Richard Holy­man, owner of Martin and Plea­sance, which man­u­fac­tures nat­u­ral medicines and has sites in Queens­land, Vic­to­ria and NSW NSW, say says an FTA with China would add up to $10 mil­lion to his busi­ness each year and add a fur­ther 40 peo­ple to his 140-strong work­force.

“I don’t em­ploy any­one on a 457 visa and I don’t in­tend to,’’ Holy­man says.

“I don’t un­der­stand how any­one could ques­tion this ar­range­ment with China.

“Just take New Zealand, they’ve got the run on us two years ago.’’

He says Black­mores, another nat­u­ral health brand, was worth about $400 mil­lion be­fore New Zealand’s FTA and now it is worth $2 bil­lion.

Sally McPher­son, of Sun­shine Coast-based busi­ness iSeekPlan, which matches earth­mov­ing com­pa­nies with con­struc­tion and min­ing projects, also wants the deal to go ahead. McPher­son says the min­ing in­dus­try needs a stim­u­lus hit and a deal with China would spark in­vest­ment in ex­plo­ration.

But Aus­tralian Coun­cil of Trade Unions sec­re­tary Dave Oliver says the FTA “is re­ally a dud deal that sells out lo­cal jobs par­tic­u­larly when we have an un­em­ploy­ment rate with a six in front of it’’.

He cites claims lev­elled against 7-Eleven that for­eign na­tion­als in Aus­tralia were be­ing paid be­low the min­i­mum wage.

“We’re ab­so­lutely (wor­ried) they (Chi­nese work­ers) could be sub­jected to ex­ploita­tion.’’

While Oliver has sup­port over his con­cerns over the 7-Eleven case, the dif­fer­ence is those work­ers were on stu­dent visas, not the more re­stric­tive, more scru­ti­nised 457 visa.

Op­po­si­tion trade spokes­woman Penny Wong, on ABC Ra­dio, said: “We do think this agree­ment does re­move key safe­guards in re­la­tion to labour mar­ket test­ing, that is mak­ing sure jobs are first of­fered to Aus­tralians be­fore they can be of­fered to tem­po­rary mi­grants’’.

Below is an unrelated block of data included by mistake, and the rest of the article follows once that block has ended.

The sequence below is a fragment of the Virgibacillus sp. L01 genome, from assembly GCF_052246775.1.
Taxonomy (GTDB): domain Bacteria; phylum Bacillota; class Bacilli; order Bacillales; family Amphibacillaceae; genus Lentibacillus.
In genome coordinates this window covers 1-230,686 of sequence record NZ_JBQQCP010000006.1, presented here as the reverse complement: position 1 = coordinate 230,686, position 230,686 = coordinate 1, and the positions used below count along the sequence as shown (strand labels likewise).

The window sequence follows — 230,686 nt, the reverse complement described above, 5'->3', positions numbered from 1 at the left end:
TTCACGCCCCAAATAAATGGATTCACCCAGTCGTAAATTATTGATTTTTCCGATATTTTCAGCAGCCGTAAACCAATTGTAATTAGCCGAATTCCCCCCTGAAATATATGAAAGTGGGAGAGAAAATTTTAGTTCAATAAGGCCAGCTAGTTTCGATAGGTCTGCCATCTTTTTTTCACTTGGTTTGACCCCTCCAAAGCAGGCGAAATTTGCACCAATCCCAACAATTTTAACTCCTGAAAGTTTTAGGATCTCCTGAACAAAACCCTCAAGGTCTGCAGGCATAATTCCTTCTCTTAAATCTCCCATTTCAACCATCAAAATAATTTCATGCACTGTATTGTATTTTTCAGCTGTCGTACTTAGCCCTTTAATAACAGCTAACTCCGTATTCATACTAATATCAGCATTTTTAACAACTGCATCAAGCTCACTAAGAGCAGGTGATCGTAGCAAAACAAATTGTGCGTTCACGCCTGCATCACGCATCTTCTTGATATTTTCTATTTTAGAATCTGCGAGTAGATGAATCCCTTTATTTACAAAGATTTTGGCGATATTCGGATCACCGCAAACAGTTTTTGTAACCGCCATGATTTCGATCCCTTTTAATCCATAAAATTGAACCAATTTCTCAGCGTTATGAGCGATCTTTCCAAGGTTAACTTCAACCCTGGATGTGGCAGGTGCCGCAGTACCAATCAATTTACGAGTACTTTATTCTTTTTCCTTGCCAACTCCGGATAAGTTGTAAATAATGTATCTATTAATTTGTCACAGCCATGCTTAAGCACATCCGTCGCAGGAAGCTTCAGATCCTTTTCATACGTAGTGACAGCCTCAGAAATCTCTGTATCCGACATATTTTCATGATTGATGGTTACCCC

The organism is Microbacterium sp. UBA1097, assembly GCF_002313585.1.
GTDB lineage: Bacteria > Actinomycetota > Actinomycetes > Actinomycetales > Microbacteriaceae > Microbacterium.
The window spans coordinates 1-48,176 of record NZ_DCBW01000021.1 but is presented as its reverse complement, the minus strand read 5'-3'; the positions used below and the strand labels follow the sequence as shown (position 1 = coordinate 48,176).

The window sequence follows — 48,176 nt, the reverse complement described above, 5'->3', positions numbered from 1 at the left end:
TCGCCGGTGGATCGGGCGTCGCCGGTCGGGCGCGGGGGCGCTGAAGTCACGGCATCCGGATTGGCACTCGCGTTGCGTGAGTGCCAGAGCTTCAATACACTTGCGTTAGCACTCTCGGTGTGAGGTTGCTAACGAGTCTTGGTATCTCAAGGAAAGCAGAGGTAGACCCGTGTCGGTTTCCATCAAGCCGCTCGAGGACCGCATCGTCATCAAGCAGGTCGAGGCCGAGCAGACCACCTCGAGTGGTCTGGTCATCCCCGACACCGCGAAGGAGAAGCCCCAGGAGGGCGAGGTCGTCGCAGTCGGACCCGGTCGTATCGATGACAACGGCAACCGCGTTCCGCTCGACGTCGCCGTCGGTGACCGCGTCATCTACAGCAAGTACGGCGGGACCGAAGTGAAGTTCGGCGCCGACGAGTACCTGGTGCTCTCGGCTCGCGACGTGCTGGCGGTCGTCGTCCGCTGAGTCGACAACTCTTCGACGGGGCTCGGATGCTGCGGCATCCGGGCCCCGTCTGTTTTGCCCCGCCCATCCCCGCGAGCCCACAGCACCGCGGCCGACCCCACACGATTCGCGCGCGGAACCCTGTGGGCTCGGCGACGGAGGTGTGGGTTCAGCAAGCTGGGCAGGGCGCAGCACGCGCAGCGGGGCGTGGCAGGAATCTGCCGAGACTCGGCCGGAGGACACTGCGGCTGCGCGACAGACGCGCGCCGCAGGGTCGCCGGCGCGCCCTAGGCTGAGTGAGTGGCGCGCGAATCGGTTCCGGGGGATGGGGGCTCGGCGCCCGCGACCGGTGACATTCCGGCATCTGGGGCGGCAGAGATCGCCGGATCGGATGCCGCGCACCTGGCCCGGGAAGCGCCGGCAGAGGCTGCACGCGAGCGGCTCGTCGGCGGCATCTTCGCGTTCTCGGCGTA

But the Gov­ern­ment says labour mar­ket test­ing is guar­an­teed and in a state­ment to the Joint Stand­ing Com­mit­tee on Treaties In­quiry into the FTA with China, For­eign Af­fairs and Trade deputy sec­re­tary Jan Adams tried to lay the mat­ter to rest on Au­gust 17.

“Em­ploy­ers seek­ing to spon­sor an over­seas worker un­der an in­vest­ment fa­cil­i­ta­tion ar­range­ment (which sits along­side the FTA) … must demon­strate a labour marked need and prove that Aus­tralians have been pro­vided first op­por­tu­nity through labour mar­ket test­ing, which in­cludes pro­vid­ing ev­i­dence of sig­nif­i­cant re­cruit­ment ef­forts.’’

With over­whelm­ing sup­port for the China agree­ment from a plethora of for­mer La­bor lu­mi­nar­ies and cur­rent state lead­ers, fed­eral La­bor risks another roast­ing if it con­tin­ues to op­pose the FTA.

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 ??  ?? BIG DEAL: (Clock­wise from top left) China's Pres­i­dent Xi Jin­ping shakes hands with Prime Min­is­ter Tony Ab­bott af­ter sign­ing the China-Aus­tralia Free Trade Agree­ment in Can­berra in Novem­ber last year; union and com­mu­nity mem­bers rally for changes to the...
BIG DEAL: (Clock­wise from top left) China's Pres­i­dent Xi Jin­ping shakes hands with Prime Min­is­ter Tony Ab­bott af­ter sign­ing the China-Aus­tralia Free Trade Agree­ment in Can­berra in Novem­ber last year; union and com­mu­nity mem­bers rally for changes to the...